Someone Was Outside Alone

Talking to me through the garage door, Someone was out of the car (my anything-can-happen radar was now activated) and banging on the other side of the door, asking me what the noise had been.  “I can’t figure it out.  Everything seems OK,” I yelled.  “Look all around.  Something broke,” he hollered through the insulated door.  On an off-chance, I looked up.  The giant two foot long screw that turns the double-garage door opener had snapped in two.  A light bulb moment.

“Hang on,” I said.  “It looks like the screw that opens the door has snapped. Let me see if there is an emergency release that I can open the door with.”  Someone with LBD doesn’t like to be alone or out of sight of his caregiver.  Seconds is too long…

“Uh-Oh”–That Famous Word

He panicked, I think, over the minute that it might take me to try to open the door and began trying to lift the door from the outside–using the little handle that just turns the deadbolt lock.  “Uh-oh…” I heard outside. “Nuts,” I thought.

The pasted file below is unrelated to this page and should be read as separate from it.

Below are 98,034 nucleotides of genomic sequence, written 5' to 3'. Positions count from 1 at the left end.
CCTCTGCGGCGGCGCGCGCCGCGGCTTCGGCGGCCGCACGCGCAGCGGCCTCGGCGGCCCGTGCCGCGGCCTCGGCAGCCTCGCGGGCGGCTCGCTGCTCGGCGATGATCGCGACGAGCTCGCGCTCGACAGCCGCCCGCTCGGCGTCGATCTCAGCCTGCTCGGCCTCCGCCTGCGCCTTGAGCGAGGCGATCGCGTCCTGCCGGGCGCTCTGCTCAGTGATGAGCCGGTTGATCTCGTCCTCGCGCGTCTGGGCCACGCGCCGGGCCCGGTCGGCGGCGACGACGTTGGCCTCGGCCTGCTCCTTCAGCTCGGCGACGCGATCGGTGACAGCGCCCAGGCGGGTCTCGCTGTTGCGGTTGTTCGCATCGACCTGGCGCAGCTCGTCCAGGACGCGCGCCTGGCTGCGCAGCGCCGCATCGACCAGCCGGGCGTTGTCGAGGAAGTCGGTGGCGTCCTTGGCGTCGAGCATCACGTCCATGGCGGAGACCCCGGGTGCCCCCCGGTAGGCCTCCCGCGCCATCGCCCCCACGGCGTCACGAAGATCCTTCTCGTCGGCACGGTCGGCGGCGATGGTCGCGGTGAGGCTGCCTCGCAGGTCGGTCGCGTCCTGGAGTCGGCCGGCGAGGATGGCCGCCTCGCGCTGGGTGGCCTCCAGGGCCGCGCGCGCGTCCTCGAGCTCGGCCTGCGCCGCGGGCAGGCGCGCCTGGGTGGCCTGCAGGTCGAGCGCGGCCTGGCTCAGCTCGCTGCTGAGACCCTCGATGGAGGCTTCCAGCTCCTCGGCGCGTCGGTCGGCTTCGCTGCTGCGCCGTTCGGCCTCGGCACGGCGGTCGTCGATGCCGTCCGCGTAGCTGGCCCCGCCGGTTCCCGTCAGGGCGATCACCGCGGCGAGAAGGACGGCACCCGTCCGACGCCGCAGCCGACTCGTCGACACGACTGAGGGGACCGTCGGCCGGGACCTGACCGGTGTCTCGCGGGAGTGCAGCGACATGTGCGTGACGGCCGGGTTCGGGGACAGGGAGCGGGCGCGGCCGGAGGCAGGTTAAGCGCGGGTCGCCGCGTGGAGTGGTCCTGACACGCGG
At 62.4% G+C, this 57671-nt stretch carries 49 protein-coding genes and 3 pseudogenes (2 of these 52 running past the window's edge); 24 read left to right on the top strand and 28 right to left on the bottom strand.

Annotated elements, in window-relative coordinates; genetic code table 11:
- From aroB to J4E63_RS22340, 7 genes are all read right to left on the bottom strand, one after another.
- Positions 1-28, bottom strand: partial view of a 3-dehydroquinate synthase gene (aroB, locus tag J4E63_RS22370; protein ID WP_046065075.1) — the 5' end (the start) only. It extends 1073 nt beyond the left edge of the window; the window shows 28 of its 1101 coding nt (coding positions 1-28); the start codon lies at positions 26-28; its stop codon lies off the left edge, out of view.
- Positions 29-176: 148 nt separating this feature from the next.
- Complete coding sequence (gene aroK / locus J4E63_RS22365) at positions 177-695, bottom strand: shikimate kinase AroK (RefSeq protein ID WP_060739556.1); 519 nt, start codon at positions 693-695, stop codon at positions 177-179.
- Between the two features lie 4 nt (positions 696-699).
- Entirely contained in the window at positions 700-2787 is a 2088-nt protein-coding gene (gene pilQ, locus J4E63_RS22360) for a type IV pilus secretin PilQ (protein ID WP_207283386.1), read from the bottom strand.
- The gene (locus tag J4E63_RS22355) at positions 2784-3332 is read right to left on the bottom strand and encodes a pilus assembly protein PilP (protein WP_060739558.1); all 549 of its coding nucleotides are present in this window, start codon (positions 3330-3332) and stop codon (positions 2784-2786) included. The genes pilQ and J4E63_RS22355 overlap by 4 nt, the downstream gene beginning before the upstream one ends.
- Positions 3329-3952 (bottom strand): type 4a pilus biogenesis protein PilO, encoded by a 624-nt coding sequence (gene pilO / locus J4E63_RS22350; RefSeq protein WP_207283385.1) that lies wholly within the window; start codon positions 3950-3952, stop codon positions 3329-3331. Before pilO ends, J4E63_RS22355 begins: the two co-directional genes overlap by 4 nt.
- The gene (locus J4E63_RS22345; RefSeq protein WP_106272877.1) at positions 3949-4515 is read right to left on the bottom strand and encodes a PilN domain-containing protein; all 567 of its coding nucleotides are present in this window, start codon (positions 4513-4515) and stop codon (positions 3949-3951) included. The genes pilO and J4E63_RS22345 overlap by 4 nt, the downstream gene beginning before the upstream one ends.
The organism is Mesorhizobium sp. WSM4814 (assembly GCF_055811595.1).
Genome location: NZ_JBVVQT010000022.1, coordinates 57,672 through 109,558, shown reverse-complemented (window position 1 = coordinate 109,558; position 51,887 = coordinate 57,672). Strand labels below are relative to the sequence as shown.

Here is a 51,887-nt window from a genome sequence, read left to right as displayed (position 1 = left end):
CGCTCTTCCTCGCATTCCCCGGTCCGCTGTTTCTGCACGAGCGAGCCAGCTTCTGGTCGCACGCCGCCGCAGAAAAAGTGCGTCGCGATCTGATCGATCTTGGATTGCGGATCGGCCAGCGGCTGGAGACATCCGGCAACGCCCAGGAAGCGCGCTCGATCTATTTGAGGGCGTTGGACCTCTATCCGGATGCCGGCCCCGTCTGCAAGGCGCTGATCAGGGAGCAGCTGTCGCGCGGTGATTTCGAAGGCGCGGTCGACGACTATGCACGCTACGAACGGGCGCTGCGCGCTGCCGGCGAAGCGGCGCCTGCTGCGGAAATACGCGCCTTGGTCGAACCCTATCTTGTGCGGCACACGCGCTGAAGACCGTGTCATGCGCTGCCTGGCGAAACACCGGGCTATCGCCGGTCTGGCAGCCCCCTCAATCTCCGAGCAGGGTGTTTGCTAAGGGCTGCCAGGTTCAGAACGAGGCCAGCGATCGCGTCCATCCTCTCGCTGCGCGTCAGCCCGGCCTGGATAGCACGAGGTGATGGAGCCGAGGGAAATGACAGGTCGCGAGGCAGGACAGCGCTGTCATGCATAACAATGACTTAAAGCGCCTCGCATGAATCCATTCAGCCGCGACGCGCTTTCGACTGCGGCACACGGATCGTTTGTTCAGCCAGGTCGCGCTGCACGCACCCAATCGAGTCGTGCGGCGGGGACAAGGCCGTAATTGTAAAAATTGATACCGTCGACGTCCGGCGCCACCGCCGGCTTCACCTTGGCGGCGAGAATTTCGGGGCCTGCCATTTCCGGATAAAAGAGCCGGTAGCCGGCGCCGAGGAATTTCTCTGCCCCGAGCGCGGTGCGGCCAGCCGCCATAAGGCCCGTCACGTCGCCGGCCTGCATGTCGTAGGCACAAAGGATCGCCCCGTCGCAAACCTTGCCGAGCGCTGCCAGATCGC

Well, any caregiver who hears those words, especially when dealing with the dementias, I am certain has their gut clench up and their adrenaline ramp up in less than five seconds flat.  You never know if you are dealing with something simple that just needs to be fixed or something major.  It is constant and ongoing.

“Ummm, there is blood dripping all over my pants and on the concrete,” Someone said. “I think the door handle is in lots of pieces, too.”  My heart, oh my heart.  “OK, hang on, I am on my way out.  I can’t figure out how to open the door so I will come out of the house door.”

I ran to get a clean towel on my way out.  I had no idea what I was going to find but I was prepared to go to the ER.  I am always prepared it seems.  When I got outside, the blood was all over the place.  It had gone under the door, on the driveway, it was all over Someone’s clothes.  It was dark out so I told him to hold still while I wrapped his hand up to put pressure on whatever had happened and grabbed his elbow and “ran” him into my bathroom which has become first-aid central.

Fingers Injured

I flipped the light on and carefully unwrapped the towel.  “I don’t feel any pain,” he said. “You will later,” I said.  I have noticed that LBD causes either a lack of sensitivity to pain or an exaggeration of pain.  An injury like this would have had me crying–while a muscle spasm in his arm will have Someone needing to have all types of first aid and attention for hours.  It just doesn’t make any sense to me anymore.  I just accept that.